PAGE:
What’s more, the shape still retains the classic acoustic guitar look, meaning that nothing is taken away.

The result is an acoustic/electric hybrid that actually plays like an acoustic/electric hybrid, not an acoustic guitar that simply plugs in.


Advanced Electric Controls

Epiphone advertises a “state of the art” pre-amp that allows you a great amount of control when switching to electric mode:  master volume, bass, terble, EQ shape, and a Phase switch give you a wide range of options when you’re performing live.

While playing on what looks like an acoustic guitar, you actually get the feel of an electric guitar thanks to the advanced electronic features and similar cutaway shape.


Owning the Acoustic/Electric Guitar

For many guitar players, there’s nothing quite like owning a guitar that manufactures a great acoustic sound but still retains the ability to plug in and rock out.  This is especially great for newcomers to the guitar who want the ability to play both styles; not only do  you get the classic sound of an acoustic, you get the power of an electric.

Is it the guitar for you?  That will be up to the consumer to determine, but if you’re serious about owning a guitar, the Epiphone PR5-E represents a serious option.


Wah Pedal

For the uninitiated of those potential guitar heroes out there, a “wah-wah pedal” is a pedal that lets you manipulate the tone of your guitar, allowing it to mimic the human voice.

In other words, the wah-wah pedal essentially creates that distinct wah-wah sound that cools down the tone of the guitar into what is often a smooth, relaxing voice.

For you beginners, there are a lot of things you might not know about this pedal, so in case you want to learn more, here are five interesting tidbits.

Wah-wahs are usually meant for lead guitars.

If you’re the bass player, you’re probably not going to make a lot of use out of a guitar wah-wah pedal, as much as you might like to try it.  Of course, any band is free to try out its own sounds, but wah-wah pedals are usually reserved for the lead guitar, since most bands want to feature the distinctive wah-wah sound.  You’ll also notice that the human-friendly sound of the wah-wah works well with an audience’s ears.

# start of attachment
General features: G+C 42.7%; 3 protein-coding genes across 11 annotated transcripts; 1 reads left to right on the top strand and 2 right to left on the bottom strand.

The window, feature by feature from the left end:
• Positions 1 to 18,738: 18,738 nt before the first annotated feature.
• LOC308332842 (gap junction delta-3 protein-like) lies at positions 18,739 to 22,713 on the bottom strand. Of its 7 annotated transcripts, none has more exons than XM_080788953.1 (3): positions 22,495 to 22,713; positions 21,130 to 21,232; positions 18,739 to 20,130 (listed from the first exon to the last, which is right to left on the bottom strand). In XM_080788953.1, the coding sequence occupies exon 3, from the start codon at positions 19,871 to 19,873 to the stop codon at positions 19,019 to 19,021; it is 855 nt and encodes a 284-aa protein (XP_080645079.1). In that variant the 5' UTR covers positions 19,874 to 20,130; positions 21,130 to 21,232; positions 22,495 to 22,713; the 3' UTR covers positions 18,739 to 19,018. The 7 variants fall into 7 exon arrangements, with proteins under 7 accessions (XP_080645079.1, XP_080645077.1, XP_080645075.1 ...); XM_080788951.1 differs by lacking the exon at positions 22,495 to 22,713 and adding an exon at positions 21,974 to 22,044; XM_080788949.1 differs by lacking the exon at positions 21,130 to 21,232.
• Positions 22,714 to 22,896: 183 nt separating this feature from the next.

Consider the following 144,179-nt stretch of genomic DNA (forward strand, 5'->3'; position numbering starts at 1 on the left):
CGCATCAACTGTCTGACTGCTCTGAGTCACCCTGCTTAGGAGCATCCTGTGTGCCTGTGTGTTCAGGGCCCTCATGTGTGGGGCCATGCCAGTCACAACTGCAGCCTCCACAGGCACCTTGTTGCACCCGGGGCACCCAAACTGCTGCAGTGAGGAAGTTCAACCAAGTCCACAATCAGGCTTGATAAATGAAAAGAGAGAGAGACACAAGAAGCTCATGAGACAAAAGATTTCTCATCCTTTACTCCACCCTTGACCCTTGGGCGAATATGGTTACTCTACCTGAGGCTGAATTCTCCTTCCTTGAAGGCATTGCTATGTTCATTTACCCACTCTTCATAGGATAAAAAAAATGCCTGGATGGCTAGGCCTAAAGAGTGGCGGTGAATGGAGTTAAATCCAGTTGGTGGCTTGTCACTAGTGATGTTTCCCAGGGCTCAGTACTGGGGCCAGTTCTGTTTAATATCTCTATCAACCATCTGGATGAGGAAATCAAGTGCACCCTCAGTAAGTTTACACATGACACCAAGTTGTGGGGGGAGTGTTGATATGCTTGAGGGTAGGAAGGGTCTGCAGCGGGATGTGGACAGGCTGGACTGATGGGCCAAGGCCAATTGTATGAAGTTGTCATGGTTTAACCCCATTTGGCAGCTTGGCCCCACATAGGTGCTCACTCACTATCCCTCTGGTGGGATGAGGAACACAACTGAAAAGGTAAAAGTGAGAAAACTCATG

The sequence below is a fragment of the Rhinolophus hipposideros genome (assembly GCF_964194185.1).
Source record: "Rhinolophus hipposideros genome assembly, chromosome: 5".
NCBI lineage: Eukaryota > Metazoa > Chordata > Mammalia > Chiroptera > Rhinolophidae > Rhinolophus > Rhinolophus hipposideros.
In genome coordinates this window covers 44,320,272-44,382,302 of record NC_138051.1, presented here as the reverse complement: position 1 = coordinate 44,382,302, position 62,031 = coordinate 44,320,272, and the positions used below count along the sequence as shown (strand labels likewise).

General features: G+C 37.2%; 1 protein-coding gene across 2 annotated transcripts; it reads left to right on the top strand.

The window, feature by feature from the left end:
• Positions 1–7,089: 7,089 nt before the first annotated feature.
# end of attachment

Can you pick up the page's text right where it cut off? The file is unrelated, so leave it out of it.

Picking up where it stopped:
The wah-wah sound is achieved by filtering the sound.

Passing a sound through a high or low filter will alter it tremendously; a wah-wah effect will cycle through both of these filters smoothly, allowing for a round, smooth tone.  It sounds like a “wah” because this change between filters mimics how the mouth works when pronouncing the word “wah.”

Although a bass player might not always use a wah-wah, it has been done before.

Jazz legend Miles Davis, for example, allowed his bassist Michael Henderson to use the wah-wah pedal on an album in the early 1970’s.

Originally, the wah-wah wasn’t intended for electric guitars.

Even though the electric guitar and the wah-wah pedal seem like a natural match, this wasn’t how the process started.  It was only later that the wah-wah pedal was attached to an electric guitar.

One of the most famous brands is known as “Cry Baby.”

Cry Baby is an appropriate name for what is known as a wah-wah pedal, and today is one of the most recognized wah-wah brands around.

Now that you know a little more about the wah-wah pedal, you’ll probably better understand its usage.  The next time you hear it played, try to remember just a few of these facts!